Four-hour delays on Highway 101 at Lake Crescent canceled this week

Closures set to resume next week

OLYMPIC NATIONAL PARK — Park officials have announced that no roadwork will take place on U.S. Highway 101 at Lake Crescent today through Sunday.

Four-hour delays for roadwork had previously been planned for today and Thursday. The last four-hour closure this week took place Tuesday.

The only traffic delays for the remainder of this week will be at the traffic signals for alternating single-lane traffic in the project work zone, said Penny Wagner, Olympic National Park spokesperson.

“The crew finished all of the concrete pours and need to allow the necessary time for the concrete to cure and achieve the required strength,” Wagner said of the reason for the cancellation.

The work to restore the roadway width and shoulder area in front of the rock wall near milepost 229 on the highway around the lake will continue next week with four-hour delays.

The delays will be from 9 a.m. to 1 p.m. Monday through Thursday, Nov. 7. That schedule will be followed until the closures are no longer needed, according to the park.

Outside of the four-hour delays, drivers should expect shorter delays around milepost 229 for alternating single-lane traffic led by a pilot car during weekday work hours.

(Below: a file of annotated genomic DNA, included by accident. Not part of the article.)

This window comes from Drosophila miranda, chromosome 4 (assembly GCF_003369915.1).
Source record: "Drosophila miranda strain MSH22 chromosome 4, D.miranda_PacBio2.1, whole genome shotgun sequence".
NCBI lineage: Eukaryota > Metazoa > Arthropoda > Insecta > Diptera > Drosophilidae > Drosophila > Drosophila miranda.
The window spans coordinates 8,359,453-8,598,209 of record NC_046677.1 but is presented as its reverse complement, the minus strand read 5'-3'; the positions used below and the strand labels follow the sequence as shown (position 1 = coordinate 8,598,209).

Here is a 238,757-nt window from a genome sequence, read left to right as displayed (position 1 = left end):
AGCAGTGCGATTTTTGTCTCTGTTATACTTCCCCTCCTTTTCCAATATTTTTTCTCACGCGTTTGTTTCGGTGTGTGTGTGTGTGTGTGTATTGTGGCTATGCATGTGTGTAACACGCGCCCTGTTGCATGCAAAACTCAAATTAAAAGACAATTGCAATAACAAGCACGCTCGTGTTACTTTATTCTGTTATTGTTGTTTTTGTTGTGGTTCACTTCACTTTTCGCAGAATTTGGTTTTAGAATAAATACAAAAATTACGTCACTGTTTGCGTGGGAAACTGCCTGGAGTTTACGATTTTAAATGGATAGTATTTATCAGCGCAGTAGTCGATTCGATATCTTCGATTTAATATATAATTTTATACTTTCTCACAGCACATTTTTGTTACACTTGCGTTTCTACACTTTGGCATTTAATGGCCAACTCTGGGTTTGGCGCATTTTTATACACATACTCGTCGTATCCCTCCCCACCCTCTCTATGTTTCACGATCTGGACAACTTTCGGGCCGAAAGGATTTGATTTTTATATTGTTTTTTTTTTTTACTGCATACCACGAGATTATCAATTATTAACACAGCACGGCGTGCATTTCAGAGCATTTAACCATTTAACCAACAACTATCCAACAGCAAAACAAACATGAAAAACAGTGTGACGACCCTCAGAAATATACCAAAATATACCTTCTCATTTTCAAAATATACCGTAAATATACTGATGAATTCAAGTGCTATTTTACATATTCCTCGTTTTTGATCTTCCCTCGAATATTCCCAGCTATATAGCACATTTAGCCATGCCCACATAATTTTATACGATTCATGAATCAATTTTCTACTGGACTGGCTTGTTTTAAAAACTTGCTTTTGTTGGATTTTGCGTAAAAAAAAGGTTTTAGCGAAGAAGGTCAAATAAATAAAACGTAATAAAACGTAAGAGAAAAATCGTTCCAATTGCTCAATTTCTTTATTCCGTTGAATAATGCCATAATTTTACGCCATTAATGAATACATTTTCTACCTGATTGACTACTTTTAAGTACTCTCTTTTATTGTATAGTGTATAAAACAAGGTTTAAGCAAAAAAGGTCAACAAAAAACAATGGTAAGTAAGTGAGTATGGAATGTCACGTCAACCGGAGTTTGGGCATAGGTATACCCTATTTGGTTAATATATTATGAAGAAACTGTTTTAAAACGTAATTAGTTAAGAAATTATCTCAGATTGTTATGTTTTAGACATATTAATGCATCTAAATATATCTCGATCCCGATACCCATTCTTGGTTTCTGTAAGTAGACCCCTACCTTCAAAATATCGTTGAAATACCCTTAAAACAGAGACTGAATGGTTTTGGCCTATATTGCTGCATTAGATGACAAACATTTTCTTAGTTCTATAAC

Concrete barriers are in place to reduce the work zone to one lane and temporary traffic signals are set up to control alternating single-lane traffic before/after work hours and on weekends, said Wagner.

During these four-hour periods, Highway 101 eastbound from Forks will be open to the turn for Barnes Point where Lake Crescent Lodge is located. Highway 101 westbound from Port Angeles will remain open up to mile marker 232/East Beach Road.

Travelers to and from the West End of the Peninsula can use state Highway 112/113 as an alternate route during the delays.

This is the last work in the three-year, $27.5 million Lake Crescent Highway 101 Rehabilitation Project by contractor Strider Construction.

The project is being managed collaboratively by the Federal Highway Administration and the National Park Service.

Click here for project updates.

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